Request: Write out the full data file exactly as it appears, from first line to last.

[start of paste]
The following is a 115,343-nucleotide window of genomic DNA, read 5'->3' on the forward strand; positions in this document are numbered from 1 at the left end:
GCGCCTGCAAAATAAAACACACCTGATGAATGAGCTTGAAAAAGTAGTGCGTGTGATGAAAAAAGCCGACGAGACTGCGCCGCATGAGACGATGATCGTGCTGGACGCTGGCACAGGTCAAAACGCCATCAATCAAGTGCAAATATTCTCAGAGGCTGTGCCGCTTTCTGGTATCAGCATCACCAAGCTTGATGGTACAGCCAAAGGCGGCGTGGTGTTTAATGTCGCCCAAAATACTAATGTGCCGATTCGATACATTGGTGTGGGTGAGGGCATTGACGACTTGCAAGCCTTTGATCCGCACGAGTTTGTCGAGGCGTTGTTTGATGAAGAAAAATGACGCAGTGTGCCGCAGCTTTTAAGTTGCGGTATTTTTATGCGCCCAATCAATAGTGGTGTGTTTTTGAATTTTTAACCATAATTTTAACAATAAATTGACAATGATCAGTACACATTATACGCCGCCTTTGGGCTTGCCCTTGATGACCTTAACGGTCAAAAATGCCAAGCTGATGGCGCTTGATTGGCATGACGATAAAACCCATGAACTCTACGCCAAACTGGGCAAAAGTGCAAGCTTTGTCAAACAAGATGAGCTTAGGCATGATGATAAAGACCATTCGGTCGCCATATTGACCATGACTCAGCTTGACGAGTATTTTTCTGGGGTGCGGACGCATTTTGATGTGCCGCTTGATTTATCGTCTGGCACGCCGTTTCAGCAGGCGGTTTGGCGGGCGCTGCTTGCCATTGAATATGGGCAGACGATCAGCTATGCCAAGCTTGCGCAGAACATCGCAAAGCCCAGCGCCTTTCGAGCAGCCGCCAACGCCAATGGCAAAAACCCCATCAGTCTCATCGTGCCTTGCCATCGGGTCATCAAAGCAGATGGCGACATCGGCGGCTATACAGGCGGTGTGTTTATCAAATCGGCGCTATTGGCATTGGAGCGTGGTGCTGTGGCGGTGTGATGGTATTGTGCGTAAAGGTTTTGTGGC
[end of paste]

The following is a 115,343-nucleotide window of genomic DNA, read 5'->3' on the forward strand; positions in this document are numbered from 1 at the left end:
GCGCCTGCAAAATAAAACACACCTGATGAATGAGCTTGAAAAAGTAGTGCGTGTGATGAAAAAAGCCGACGAGACTGCGCCGCATGAGACGATGATCGTGCTGGACGCTGGCACAGGTCAAAACGCCATCAATCAAGTGCAAATATTCTCAGAGGCTGTGCCGCTTTCTGGTATCAGCATCACCAAGCTTGATGGTACAGCCAAAGGCGGCGTGGTGTTTAATGTCGCCCAAAATACTAATGTGCCGATTCGATACATTGGTGTGGGTGAGGGCATTGACGACTTGCAAGCCTTTGATCCGCACGAGTTTGTCGAGGCGTTGTTTGATGAAGAAAAATGACGCAGTGTGCCGCAGCTTTTAAGTTGCGGTATTTTTATGCGCCCAATCAATAGTGGTGTGTTTTTGAATTTTTAACCATAATTTTAACAATAAATTGACAATGATCAGTACACATTATACGCCGCCTTTGGGCTTGCCCTTGATGACCTTAACGGTCAAAAATGCCAAGCTGATGGCGCTTGATTGGCATGACGATAAAACCCATGAACTCTACGCCAAACTGGGCAAAAGTGCAAGCTTTGTCAAACAAGATGAGCTTAGGCATGATGATAAAGACCATTCGGTCGCCATATTGACCATGACTCAGCTTGACGAGTATTTTTCTGGGGTGCGGACGCATTTTGATGTGCCGCTTGATTTATCGTCTGGCACGCCGTTTCAGCAGGCGGTTTGGCGGGCGCTGCTTGCCATTGAATATGGGCAGACGATCAGCTATGCCAAGCTTGCGCAGAACATCGCAAAGCCCAGCGCCTTTCGAGCAGCCGCCAACGCCAATGGCAAAAACCCCATCAGTCTCATCGTGCCTTGCCATCGGGTCATCAAAGCAGATGGCGACATCGGCGGCTATACAGGCGGTGTGTTTATCAAATCGGCGCTATTGGCATTGGAGCGTGGTGCTGTGGCGGTGTGATGGTATTGTGCGTAAAGGTTTTGTGGC